Managing very large files

Chad Perrin perrin at
Thu Oct 4 13:30:20 PDT 2007

On Thu, Oct 04, 2007 at 04:16:29PM -0400, Steve Bertrand wrote:
> >> man 1 split
> >>
> >> (esp. -l)
> > 
> > That's probably the best option for a one-shot deal like this.  On the
> > other hand, Perl itself provides the ability to go through a file one
> > line at a time, so you could just read a line, operate, write a line (to
> > a new file) as needed, over and over, until you get through the whole
> > file.
> > 
> > The real problem would be reading the whole file into a variable (or even
> > multiple variables) at once.
> This is what I am afraid of. Just out of curiosity, if I did try to read
> the entire file into a Perl variable all at once, would the box panic,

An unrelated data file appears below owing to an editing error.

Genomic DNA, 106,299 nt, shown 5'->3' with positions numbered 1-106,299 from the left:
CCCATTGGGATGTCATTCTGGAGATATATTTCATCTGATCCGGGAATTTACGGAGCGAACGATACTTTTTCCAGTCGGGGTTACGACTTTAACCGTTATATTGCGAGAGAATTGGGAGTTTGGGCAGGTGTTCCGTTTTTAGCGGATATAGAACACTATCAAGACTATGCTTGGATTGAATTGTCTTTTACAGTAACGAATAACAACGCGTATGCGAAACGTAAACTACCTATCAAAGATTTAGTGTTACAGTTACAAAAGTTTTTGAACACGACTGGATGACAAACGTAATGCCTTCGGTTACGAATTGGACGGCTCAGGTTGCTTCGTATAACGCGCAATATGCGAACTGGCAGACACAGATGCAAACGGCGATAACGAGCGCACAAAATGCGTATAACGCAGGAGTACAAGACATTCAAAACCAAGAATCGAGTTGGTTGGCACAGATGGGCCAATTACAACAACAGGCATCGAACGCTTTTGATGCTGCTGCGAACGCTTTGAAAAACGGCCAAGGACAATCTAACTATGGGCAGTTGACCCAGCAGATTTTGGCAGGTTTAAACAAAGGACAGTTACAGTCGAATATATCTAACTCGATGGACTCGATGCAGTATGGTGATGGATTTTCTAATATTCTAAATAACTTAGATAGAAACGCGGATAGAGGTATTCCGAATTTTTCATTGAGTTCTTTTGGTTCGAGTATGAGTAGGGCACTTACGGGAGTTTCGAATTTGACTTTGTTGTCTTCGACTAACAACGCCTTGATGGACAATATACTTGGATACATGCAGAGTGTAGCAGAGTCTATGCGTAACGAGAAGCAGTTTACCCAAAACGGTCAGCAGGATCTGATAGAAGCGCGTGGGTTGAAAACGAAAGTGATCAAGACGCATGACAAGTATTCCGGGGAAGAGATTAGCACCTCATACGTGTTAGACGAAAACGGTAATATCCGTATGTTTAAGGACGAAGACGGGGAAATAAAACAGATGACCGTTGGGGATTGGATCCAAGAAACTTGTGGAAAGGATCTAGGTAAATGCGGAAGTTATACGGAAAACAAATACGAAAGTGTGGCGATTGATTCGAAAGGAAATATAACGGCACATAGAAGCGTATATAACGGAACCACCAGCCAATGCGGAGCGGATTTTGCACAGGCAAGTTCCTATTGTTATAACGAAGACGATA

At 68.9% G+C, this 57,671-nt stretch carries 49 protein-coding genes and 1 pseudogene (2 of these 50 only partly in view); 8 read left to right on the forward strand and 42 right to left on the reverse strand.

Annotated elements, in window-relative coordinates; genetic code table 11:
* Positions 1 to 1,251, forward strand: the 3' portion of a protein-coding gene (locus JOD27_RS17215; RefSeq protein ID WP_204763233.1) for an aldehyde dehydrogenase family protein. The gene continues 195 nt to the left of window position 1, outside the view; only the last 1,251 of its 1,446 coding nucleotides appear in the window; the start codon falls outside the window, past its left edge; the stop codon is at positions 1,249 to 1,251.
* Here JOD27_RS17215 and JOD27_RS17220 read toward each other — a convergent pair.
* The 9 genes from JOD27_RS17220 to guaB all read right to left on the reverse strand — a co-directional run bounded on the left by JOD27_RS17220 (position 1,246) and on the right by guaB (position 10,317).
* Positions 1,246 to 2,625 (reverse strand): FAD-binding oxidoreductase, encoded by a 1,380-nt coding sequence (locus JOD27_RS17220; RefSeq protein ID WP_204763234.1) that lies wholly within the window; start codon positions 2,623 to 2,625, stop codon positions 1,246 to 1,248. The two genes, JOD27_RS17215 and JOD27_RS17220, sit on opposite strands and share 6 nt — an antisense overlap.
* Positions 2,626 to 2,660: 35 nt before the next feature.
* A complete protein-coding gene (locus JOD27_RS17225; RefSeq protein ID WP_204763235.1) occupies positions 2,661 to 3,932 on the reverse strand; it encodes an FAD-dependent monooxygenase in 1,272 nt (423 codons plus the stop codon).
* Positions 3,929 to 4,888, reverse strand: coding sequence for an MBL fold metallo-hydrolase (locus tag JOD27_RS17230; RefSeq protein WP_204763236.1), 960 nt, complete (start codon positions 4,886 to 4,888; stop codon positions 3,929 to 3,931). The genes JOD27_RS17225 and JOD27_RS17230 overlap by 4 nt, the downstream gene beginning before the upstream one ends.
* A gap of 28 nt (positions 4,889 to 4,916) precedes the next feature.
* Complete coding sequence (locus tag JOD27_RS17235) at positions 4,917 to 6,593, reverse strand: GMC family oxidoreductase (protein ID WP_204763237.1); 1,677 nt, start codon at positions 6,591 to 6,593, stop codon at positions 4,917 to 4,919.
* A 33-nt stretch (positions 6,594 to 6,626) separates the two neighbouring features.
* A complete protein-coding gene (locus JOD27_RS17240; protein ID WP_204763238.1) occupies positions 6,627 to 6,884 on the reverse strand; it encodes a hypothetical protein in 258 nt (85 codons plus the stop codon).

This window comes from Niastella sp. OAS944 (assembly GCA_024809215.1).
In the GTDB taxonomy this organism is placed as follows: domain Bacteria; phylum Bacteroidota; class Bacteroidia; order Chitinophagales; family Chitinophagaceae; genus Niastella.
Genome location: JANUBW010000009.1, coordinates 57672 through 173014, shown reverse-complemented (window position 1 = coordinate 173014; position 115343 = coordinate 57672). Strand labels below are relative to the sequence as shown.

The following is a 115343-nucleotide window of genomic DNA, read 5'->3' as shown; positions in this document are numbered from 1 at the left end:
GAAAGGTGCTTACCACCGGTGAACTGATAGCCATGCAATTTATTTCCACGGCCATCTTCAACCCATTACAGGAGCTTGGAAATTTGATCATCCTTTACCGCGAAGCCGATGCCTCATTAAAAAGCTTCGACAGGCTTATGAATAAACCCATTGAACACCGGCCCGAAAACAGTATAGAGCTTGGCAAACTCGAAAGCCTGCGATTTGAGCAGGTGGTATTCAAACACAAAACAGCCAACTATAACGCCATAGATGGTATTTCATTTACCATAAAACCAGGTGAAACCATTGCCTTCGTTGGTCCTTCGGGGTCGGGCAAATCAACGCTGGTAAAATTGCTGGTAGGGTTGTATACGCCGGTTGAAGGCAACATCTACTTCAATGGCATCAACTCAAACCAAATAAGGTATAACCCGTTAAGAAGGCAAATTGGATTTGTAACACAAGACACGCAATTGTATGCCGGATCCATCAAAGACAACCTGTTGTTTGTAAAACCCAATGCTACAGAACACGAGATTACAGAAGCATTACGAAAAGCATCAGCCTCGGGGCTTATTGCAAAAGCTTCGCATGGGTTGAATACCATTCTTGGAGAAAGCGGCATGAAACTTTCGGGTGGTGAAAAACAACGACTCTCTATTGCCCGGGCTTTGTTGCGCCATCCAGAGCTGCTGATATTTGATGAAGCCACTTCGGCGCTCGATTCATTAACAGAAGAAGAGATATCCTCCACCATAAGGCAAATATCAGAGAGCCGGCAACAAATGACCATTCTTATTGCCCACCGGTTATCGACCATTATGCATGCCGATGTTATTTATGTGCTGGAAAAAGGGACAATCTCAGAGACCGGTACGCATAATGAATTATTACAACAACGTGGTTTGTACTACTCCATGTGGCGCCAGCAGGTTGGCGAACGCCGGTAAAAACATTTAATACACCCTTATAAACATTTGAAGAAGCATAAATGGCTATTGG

> or as the saying goes 'what could possibly go wrong'?

Perl will happily load stuff into RAM until you run out of RAM.  I
imagine it would then keep loading stuff into "memory", and the box would
start swapping.  Eventually, you'd run out of swap space.

Perl is known to some as the "Swiss Army chainsaw" for a reason: it'll
cut limbs off trees about as quickly as you can put limbs in front of it.
If you put one of your own limbs in front of it (say, a leg), it'll do
exactly the same thing -- but with more bleeding and screaming.

It's kinda like Unix, that way.

CCD CopyWrite Chad Perrin [ ]
Brian K. Reid: "In computer science, we stand on each other's feet."

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